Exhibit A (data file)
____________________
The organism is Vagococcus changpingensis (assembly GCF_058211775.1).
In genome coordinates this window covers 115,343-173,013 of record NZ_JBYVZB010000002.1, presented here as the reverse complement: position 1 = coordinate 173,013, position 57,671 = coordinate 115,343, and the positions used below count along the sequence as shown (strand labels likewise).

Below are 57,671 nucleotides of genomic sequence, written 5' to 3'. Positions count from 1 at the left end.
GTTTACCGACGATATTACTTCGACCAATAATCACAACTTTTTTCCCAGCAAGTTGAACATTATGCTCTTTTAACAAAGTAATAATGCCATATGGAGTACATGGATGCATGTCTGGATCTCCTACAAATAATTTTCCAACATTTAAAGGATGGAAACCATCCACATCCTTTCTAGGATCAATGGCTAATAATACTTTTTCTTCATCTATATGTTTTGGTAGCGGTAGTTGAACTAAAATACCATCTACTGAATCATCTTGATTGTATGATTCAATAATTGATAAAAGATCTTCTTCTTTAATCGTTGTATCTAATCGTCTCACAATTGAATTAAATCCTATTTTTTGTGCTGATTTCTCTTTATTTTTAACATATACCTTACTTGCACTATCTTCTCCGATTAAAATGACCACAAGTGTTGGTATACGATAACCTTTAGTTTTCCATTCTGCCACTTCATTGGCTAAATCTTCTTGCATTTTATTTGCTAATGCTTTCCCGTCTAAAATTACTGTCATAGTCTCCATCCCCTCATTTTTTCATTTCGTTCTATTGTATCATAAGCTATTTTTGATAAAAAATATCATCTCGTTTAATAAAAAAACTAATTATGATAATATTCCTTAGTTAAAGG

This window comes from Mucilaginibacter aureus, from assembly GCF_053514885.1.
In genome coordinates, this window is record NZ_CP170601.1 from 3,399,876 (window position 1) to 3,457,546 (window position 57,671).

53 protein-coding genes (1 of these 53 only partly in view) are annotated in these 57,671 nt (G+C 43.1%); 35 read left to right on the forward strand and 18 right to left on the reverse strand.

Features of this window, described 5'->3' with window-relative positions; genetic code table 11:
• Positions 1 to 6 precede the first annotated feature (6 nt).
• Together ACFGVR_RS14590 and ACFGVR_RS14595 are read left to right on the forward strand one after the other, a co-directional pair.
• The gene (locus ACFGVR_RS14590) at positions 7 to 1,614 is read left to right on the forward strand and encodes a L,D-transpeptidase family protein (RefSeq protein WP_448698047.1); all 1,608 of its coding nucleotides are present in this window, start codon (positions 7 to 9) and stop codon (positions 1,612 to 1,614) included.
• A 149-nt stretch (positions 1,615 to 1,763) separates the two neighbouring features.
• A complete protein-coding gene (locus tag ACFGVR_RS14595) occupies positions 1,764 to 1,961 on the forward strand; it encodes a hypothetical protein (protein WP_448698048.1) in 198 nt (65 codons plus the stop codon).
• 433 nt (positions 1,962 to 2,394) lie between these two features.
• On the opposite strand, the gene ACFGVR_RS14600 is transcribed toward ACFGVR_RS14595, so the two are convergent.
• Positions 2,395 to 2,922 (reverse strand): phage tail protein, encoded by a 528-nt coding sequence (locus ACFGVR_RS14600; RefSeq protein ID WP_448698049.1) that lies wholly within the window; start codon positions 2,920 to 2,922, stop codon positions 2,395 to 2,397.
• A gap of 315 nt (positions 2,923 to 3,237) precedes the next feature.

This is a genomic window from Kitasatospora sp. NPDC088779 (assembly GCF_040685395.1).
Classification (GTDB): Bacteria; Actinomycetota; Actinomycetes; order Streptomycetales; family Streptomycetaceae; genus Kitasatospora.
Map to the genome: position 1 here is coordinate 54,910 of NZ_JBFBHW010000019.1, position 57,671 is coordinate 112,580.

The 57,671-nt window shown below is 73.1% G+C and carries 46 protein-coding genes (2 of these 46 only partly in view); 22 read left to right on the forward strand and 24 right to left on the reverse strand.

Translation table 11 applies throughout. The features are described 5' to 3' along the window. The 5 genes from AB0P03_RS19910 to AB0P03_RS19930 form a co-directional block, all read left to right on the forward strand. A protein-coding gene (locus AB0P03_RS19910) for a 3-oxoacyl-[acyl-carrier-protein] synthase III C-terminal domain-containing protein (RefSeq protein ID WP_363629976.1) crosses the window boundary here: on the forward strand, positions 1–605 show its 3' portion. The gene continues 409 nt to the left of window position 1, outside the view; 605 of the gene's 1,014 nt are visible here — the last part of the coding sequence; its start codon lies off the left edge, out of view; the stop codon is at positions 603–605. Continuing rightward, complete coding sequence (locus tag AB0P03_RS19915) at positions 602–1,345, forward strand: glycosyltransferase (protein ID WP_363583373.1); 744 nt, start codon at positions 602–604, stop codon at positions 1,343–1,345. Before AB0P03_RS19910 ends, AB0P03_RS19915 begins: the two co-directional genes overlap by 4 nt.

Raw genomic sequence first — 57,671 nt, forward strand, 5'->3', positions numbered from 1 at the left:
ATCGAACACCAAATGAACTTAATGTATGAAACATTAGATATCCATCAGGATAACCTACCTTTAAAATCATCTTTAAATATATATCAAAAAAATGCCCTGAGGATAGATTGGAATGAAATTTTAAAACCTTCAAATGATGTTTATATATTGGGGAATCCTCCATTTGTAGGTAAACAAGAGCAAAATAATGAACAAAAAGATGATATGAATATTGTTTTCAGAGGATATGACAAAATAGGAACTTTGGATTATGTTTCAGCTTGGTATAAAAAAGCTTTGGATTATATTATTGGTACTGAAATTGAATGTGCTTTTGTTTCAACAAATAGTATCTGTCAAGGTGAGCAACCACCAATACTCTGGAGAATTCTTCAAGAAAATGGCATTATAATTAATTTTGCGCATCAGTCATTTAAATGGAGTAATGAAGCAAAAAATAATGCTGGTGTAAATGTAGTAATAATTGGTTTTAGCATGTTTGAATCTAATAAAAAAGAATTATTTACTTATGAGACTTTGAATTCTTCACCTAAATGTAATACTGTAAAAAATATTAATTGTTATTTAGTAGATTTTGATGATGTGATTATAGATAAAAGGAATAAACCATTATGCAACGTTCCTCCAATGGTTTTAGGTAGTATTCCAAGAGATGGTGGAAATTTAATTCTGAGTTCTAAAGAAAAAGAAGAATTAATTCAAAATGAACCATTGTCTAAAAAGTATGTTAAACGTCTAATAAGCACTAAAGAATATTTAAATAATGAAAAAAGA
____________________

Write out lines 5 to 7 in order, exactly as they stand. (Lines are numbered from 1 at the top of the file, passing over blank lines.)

This window comes from Mucilaginibacter aureus, from assembly GCF_053514885.1.
In genome coordinates, this window is record NZ_CP170601.1 from 3,399,876 (window position 1) to 3,457,546 (window position 57,671).

53 protein-coding genes (1 of these 53 only partly in view) are annotated in these 57,671 nt (G+C 43.1%); 35 read left to right on the forward strand and 18 right to left on the reverse strand.